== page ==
• Always Someone Better: Hulk may be the strongest one there is... but if there is another Hulk from an alternate universe in town, all bets are off.
  • The Bad Guy Wins: When everyone finds out the truth about the world, they realize that Doom has won. He has become a God with unlimited power.
  • Back from the Dead: The finale reveals that Rio Morales is alive once again on the post-Battleworld Earth.
  • Because I Said So: The rift will be kept, and the heroes will have to live with it. No reason is given. It is the will of Doom, and that should be reason enough.
  • Beyond the Impossible: Punisher is so badass that he fights his way out of Cloak's cloak, something that has never happened before.
  • Big Brother Is Watching: Doom knows everything that takes place in his domains.
  • Big Damn Heroes: The All-New Ultimates do this for Spider-Man when he's fighting the Ultimate Serpent Squad.
  • Bittersweet Ending: After Miles reveals the truth of Battleworld to the assembled heroes of Manhattan, the heroes bury the hatchet and decide to challenge Doom and save Battleworld. It's implied that most of them die in the ensuing war depicted in the main Secret Wars series, but Miles' actions indirectly strips Doom of his power and allows him and his friends and family to live in the recreated Marvel Universe. Eventually, the Ultimate Universe is brought back as well.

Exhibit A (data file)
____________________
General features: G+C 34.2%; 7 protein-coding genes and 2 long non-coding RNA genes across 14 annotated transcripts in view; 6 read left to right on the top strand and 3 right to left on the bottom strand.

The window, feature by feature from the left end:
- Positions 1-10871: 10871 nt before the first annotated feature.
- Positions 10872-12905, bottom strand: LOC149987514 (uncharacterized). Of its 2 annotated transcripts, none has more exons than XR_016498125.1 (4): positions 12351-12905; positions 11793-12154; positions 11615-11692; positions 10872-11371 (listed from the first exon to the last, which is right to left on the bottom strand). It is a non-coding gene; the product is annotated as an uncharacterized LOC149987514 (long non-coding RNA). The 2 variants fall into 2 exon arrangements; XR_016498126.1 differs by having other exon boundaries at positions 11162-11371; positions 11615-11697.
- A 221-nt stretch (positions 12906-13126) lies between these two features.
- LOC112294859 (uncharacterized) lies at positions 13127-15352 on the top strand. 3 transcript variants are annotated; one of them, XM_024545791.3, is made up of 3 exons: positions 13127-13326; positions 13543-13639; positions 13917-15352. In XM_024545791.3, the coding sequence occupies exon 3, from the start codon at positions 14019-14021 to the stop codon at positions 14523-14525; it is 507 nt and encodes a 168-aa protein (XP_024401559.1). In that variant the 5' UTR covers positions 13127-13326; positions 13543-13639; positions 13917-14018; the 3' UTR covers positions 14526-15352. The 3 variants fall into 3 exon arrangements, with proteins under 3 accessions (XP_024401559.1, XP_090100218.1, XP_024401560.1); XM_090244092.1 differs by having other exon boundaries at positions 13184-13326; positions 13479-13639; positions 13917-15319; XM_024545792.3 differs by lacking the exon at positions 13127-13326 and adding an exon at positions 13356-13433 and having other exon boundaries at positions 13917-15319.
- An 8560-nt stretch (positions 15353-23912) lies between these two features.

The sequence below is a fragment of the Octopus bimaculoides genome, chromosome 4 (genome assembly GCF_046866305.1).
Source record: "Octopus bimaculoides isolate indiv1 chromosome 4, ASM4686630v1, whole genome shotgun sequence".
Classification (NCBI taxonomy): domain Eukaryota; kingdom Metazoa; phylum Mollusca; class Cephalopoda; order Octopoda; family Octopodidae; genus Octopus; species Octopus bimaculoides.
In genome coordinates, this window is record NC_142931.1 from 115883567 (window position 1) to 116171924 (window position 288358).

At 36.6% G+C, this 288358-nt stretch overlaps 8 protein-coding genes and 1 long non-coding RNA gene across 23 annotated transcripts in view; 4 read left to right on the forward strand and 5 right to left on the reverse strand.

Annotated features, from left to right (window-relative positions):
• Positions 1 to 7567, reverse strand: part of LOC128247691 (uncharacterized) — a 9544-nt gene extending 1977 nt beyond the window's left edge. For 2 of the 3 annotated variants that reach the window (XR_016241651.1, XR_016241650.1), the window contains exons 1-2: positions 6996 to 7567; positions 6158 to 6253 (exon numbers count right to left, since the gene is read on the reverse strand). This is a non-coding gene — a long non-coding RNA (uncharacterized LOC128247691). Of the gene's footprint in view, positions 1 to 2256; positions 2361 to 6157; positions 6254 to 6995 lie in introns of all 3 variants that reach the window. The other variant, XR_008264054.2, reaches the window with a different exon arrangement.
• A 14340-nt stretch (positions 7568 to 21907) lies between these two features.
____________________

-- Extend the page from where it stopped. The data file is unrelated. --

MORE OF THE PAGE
• Bookends: On a meta level, the series, which chronicles the end of the Ultimate Universe, was written by Bendis and drawn by Bagley— the two men who started the Ultimate Universe.
  • Bullying a Dragon
    • The Thors command the heroes not to challenge Doom's will. Haweye challenges it. He is fried for the inconvenience.
    • Some random prisoner mocks the Punisher for being jailed like any other criminal. Not a good idea indeed.
  • Call-Back: Issue #1 flashes back to the beginning of the All-New X-Men storyline where they crossover with the Ultimate universe, revealing that not only did Ultimate Amadeus Cho's portal malfunction, it also ended up bringing 616 Tony into the Ultimate universe briefly.
  • Colour-Coded for Your Convenience: With so many characters discussing with alternate versions of themselves, there has to be a clue on who is who.
    • Ultimate Tony Stark is not wearing his armor. The other is. When neither of them have it, Ultimate Tony Stark is the one with the darker T-Shirt. Also, they have different eye colours (Ultimate Tony is brown, Regular is blue).
    • Ultimate Hulk is the gray one, the other is green.
    • Both Punishers are similar, but this being Punisher, there are not two of them for long. Ultimate Punisher kills the other one.
  • Cosmic Plaything: At the end of the series, Miles Morales, via Emma Frost and the Greys, shows the heroes in the 616/1610 fusion world their old worlds and that Doom saved them to be put into an endless loop of failure and constant in-fighting just because they crossed him.